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S&P Global Ratings downgrades Pakistan’s credit score

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  • S&P decreases Pakistan’s credit score from B- to CCC+.
  • Agency maintains Pakistan’s outlook stable.
  • Fitch and Moody’s have already ranked Pakistan’s bonds below investment grade.

KARACHI: S&P Global Ratings has downgraded Pakistan’s credit score due to the series of shocks — from flooding to surging inflation — that has deteriorated the country’s external, fiscal and economic metrics, reported The News.

The nation’s credit score was downgraded from B- to CCC+ by S&P, which expects Pakistan’s dwindling foreign reserves to remain under pressure in the coming year, just as political risks linger, according to a statement.

“Pakistan’s already low foreign exchange reserves will remain under pressure throughout 2023, barring a material decline in oil prices or a step-up in foreign assistance,” S&P analysts Andrew Wood and YeeFarn Phua wrote.

The country also faces elevated political risks which may affect its policy trajectory over the next year.

Fitch Ratings and Moody’s Investors Service already rank the nation’s $7.8 billion in foreign bonds at seven notches below investment grade, the equivalent of S&P’s CCC+ rating, on par with El Salvador and Ukraine. S&P also raised the outlook for Pakistan to stable from negative on Thursday.

The country is facing an economic crisis with only enough reserves to cover one month of imports, a dollar shortage and a delay in its loan programme with the International Monetary Fund. Investors are pessimistic about Pakistan’s ability to keep up with its foreign debt obligations, with long-term dollar bonds continuing to trade at distressed levels despite the payment of a $1 billion bond this month.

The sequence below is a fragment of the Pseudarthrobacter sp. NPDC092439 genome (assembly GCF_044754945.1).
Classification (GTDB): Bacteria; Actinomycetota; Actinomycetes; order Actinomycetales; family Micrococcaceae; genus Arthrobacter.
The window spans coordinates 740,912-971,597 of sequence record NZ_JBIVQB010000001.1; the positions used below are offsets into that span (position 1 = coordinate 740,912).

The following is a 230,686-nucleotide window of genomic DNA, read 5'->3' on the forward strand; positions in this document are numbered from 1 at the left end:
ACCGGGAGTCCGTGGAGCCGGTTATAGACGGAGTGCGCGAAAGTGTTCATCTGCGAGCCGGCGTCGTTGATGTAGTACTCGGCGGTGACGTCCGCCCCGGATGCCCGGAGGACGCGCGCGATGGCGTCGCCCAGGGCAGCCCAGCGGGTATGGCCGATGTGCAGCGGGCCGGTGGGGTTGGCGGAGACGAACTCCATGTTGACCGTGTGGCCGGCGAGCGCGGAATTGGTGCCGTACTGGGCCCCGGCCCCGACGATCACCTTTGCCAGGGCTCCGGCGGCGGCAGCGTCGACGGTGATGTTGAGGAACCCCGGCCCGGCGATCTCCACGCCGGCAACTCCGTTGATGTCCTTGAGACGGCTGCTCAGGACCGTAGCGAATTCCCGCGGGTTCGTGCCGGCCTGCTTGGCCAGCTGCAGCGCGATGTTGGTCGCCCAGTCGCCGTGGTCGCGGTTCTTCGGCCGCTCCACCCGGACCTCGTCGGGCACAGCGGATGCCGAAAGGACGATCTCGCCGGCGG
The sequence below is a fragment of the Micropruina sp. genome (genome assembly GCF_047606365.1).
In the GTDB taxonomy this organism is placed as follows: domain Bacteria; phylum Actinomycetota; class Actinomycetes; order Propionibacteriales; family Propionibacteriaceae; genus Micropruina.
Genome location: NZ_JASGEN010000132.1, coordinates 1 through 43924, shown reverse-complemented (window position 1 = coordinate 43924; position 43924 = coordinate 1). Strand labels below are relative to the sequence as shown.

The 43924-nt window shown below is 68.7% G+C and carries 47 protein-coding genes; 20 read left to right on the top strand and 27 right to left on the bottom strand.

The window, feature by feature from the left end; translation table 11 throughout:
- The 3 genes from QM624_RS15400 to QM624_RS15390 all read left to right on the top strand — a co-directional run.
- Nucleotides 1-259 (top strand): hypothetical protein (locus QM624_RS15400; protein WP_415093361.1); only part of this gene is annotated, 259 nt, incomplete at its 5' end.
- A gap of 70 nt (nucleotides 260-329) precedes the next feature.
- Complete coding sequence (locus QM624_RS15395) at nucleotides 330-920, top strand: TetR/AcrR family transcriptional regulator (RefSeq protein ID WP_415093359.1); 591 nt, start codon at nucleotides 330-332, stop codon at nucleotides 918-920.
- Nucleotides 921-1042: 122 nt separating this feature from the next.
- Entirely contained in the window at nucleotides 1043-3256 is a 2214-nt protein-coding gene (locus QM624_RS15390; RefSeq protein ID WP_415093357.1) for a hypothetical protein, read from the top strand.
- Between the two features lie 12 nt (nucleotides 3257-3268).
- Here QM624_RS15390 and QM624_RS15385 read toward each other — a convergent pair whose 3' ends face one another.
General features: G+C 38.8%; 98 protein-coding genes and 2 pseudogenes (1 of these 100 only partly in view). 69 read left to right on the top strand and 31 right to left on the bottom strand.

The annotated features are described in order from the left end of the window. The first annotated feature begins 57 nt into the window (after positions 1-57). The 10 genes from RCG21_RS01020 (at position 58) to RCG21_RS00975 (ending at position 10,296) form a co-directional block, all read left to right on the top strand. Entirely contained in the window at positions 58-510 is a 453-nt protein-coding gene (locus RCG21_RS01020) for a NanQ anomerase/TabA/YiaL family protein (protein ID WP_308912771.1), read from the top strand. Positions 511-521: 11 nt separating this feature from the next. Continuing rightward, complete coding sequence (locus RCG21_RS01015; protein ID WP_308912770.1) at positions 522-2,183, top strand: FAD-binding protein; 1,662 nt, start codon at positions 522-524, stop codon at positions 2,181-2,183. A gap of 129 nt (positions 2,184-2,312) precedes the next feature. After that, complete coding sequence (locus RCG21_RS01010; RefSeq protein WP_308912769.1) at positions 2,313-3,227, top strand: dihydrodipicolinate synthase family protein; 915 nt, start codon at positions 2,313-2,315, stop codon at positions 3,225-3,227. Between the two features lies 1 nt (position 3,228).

S&P said this year’s severe floods, surging food and energy inflation, as well as rising global interest rates, will further depress Pakistan’s economic and fiscal outcomes, with refinancing challenges over the medium term.

Pakistan’s unprecedented floods in the summer killed more than 1,700 people, inundated a third of the nation and cut the nation’s growth by half. The floods have left about $32 billion in damages and losses to the nation’s economy.

Meantime, the current administration is set to end by August of next year or earlier, meaning it has limited time to implement economic reforms.

“We expect political uncertainty to remain elevated over the coming quarters, with continued pressure from the opposition to hold early elections,” the S&P analysts wrote.

The agency maintained its outlook at “stable”.

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Pakistan’s gold price increases by an additional Rs. 800 per tola.

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The price of yellow metal in the local market hit Rs247,300 on the first working day of the week, following a rise of Rs800 in a single day.

The cost of ten grams of 24-karat gold increased by Rs686 on Monday, making the current price Rs212,020.

In addition, the cost of 10 grams of 22-karat gold increased significantly, trading at Rs194,351.